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I think perhaps that Madrigal of War is my favorite of all the plays.  I wrote it in a sudden fit of inspiration one summer on Nantucket.  It was right after the production of The Saintliness of Margery Kempe, at The Poet’s Theatre in Cambridge and before the production in New York.  I had just won a five thousand dollar Rockefeller Grant for playwriting.  I felt no pressure to write a conventional work. 


By this time, Catharine Huntington and I had become fast friends, and I wrote it with her in mind for the role of Misia Sert.  I am relieved now that because of Molly Howe’s edict against the play, Catharine never attempted to perform the role. She was in her eighties, and she could never have remembered her lines.


Catharine Huntington was one of the most enchanting human beings I have ever known.  She was a great beauty, exquisite, a true Boston Brahmin.  She didn’t believe in marriage.  When they were young, she and her brother, Constant, made a vow that they would never wed, and always live together.   Catharine never forgave Constant for breaking that vow. 


She was an ardent supporter of Sacco and Vanzetti.  During World War II, she worked as a drill operator in a shipyard near Boston.  She won a prize for having the neatest locker. 


I remember one rainy night, she and I encountered two young men brawling in the streets.  Catharine was soon in the thick of the fray.  “Stop it!  Stop it!” she commanded, brandishing her umbrella.  “We’re not brutes!  We’re not animals!”


She had a will of iron, and yet she was often silly, with a tinkling laugh.


When I last saw her, in a nursing home outside of Boston, she could no longer speak.  Harsh gurgling sounds came from her throat.  But I could tell from her eyes that she recognized me. 


My house in Vinalhaven is now owned by her great nephew Thomas Urquhart, and his wife Amy.


When I wrote Madrigal of War, I lived in a house on the bluffs in Siasconset, in Nantucket, which was owned by my brother’s in-laws.  I could always vaguely hear the roar of the surf outside of my bedroom window.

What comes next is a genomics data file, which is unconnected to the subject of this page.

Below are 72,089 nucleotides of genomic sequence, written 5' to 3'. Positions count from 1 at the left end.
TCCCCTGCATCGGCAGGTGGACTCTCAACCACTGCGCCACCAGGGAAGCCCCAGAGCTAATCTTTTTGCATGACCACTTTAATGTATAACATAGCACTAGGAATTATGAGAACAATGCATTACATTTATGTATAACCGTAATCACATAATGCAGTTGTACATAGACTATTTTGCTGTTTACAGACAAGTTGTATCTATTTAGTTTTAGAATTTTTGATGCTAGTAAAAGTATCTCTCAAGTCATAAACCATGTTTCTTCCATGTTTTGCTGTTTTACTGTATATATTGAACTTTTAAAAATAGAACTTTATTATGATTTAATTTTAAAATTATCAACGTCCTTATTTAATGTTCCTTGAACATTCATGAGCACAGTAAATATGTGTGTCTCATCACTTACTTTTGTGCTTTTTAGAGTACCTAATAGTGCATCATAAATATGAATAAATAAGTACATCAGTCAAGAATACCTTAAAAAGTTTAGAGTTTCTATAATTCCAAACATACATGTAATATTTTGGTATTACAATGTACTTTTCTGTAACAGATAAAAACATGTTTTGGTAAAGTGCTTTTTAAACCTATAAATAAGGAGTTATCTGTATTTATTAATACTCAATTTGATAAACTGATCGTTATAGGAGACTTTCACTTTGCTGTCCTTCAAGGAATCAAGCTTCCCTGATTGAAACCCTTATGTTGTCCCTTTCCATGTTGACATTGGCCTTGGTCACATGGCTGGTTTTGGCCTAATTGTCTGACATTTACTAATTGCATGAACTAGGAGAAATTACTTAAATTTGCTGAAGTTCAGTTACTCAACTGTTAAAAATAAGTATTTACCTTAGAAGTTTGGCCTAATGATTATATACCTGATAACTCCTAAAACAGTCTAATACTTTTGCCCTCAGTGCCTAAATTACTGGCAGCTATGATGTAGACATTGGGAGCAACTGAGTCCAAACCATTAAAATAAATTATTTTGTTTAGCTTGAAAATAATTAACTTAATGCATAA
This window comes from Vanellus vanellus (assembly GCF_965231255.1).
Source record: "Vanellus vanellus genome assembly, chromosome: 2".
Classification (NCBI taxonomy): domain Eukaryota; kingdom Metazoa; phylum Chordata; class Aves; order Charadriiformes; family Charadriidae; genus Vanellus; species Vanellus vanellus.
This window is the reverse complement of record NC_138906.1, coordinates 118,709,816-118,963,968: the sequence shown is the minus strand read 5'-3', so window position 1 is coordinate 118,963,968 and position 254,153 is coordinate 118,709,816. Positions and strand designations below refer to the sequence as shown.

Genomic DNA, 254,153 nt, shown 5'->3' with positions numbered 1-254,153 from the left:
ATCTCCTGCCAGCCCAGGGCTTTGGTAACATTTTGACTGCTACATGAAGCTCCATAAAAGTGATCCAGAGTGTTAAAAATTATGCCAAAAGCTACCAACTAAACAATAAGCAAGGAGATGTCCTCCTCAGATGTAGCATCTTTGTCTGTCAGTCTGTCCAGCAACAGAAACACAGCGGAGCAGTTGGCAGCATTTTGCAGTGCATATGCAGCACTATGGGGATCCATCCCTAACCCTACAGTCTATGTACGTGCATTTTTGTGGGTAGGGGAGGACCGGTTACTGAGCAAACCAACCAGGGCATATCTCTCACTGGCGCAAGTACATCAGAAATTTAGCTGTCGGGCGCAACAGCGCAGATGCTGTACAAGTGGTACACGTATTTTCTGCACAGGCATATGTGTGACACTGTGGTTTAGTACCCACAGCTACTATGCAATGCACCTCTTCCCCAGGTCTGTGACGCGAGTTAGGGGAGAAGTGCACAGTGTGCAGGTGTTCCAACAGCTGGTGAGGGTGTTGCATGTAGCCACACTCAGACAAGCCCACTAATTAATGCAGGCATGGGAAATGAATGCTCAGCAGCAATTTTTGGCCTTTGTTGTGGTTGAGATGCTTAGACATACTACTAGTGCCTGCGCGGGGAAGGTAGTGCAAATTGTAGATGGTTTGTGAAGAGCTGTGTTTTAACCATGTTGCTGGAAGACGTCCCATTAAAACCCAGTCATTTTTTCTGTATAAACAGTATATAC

My sole companions were Eleanor Church, my brother’s Mother-in-law, and the maid, Mary.  Eleanor was most often drunk – she subsisted on a diet of corn flakes and alcohol.  One night, she threw open the door of my bedroom around two o’clock in the morning.  I could see her in silhouette, her dyed blonde hair frazzled by the light.  “I know about you,” she said.  “People say that I am bad, but you, you’re a hundred times worse.”


I didn’t know what she was babbling about, but I feared it was my homosexuality.  Her behavior was an omen of what was to come from Molly Howe, the chairman of the board for The Poet’s Theatre.


The production of Madrigal of War at The Living Theatre was a sheer delight.  I loved James Waring, and I was honored to work with him on the show.  The physical production was stunning. 


Best of all was Merce Cunningham’s reaction.  Merce was a harsh critic.  I felt I had entered a realm of theatre where my play could be valued on the same level as his own choreography.  I was saddened that Madrigal of War was only performed once.  But I console myself with the idea that was what I intended for the show.  The actors destroy the scenery throughout the course of the performance. 


There have been no changes in Madrigal of War.  It is exactly as I wrote it, and as it was performed at The Living Theatre, for one night, November 9, 1960



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All writing, photography and illustration ©2016 John Wulp unless otherwise noted.